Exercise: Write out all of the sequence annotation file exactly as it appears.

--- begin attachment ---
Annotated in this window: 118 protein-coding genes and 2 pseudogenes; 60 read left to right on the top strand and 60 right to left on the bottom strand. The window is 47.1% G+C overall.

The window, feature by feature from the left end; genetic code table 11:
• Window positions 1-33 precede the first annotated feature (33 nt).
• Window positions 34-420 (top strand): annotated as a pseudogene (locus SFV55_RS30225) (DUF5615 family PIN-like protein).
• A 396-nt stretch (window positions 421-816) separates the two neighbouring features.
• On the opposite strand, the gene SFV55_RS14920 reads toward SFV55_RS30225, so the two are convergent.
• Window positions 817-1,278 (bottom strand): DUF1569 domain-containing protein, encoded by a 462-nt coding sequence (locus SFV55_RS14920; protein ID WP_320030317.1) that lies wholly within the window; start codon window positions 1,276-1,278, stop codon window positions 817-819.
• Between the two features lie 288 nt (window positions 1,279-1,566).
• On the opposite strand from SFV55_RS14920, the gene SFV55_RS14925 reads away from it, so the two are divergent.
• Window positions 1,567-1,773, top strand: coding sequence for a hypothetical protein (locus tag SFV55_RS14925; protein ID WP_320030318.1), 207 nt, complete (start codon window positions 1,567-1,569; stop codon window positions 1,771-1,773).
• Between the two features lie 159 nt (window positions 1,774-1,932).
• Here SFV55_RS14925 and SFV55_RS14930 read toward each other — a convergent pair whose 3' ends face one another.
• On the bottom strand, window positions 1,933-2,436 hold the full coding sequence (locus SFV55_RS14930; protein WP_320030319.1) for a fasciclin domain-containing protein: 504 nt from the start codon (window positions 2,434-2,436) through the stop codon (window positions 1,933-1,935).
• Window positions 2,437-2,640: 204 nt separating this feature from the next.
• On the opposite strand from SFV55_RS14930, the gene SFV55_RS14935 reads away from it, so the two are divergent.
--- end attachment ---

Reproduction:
Annotated in this window: 118 protein-coding genes and 2 pseudogenes; 60 read left to right on the top strand and 60 right to left on the bottom strand. The window is 47.1% G+C overall.

The window, feature by feature from the left end; genetic code table 11:
• Window positions 1-33 precede the first annotated feature (33 nt).
• Window positions 34-420 (top strand): annotated as a pseudogene (locus SFV55_RS30225) (DUF5615 family PIN-like protein).
• A 396-nt stretch (window positions 421-816) separates the two neighbouring features.
• On the opposite strand, the gene SFV55_RS14920 reads toward SFV55_RS30225, so the two are convergent.
• Window positions 817-1,278 (bottom strand): DUF1569 domain-containing protein, encoded by a 462-nt coding sequence (locus SFV55_RS14920; protein ID WP_320030317.1) that lies wholly within the window; start codon window positions 1,276-1,278, stop codon window positions 817-819.
• Between the two features lie 288 nt (window positions 1,279-1,566).
• On the opposite strand from SFV55_RS14920, the gene SFV55_RS14925 reads away from it, so the two are divergent.
• Window positions 1,567-1,773, top strand: coding sequence for a hypothetical protein (locus tag SFV55_RS14925; protein ID WP_320030318.1), 207 nt, complete (start codon window positions 1,567-1,569; stop codon window positions 1,771-1,773).
• Between the two features lie 159 nt (window positions 1,774-1,932).
• Here SFV55_RS14925 and SFV55_RS14930 read toward each other — a convergent pair whose 3' ends face one another.
• On the bottom strand, window positions 1,933-2,436 hold the full coding sequence (locus SFV55_RS14930; protein WP_320030319.1) for a fasciclin domain-containing protein: 504 nt from the start codon (window positions 2,434-2,436) through the stop codon (window positions 1,933-1,935).
• Window positions 2,437-2,640: 204 nt separating this feature from the next.
• On the opposite strand from SFV55_RS14930, the gene SFV55_RS14935 reads away from it, so the two are divergent.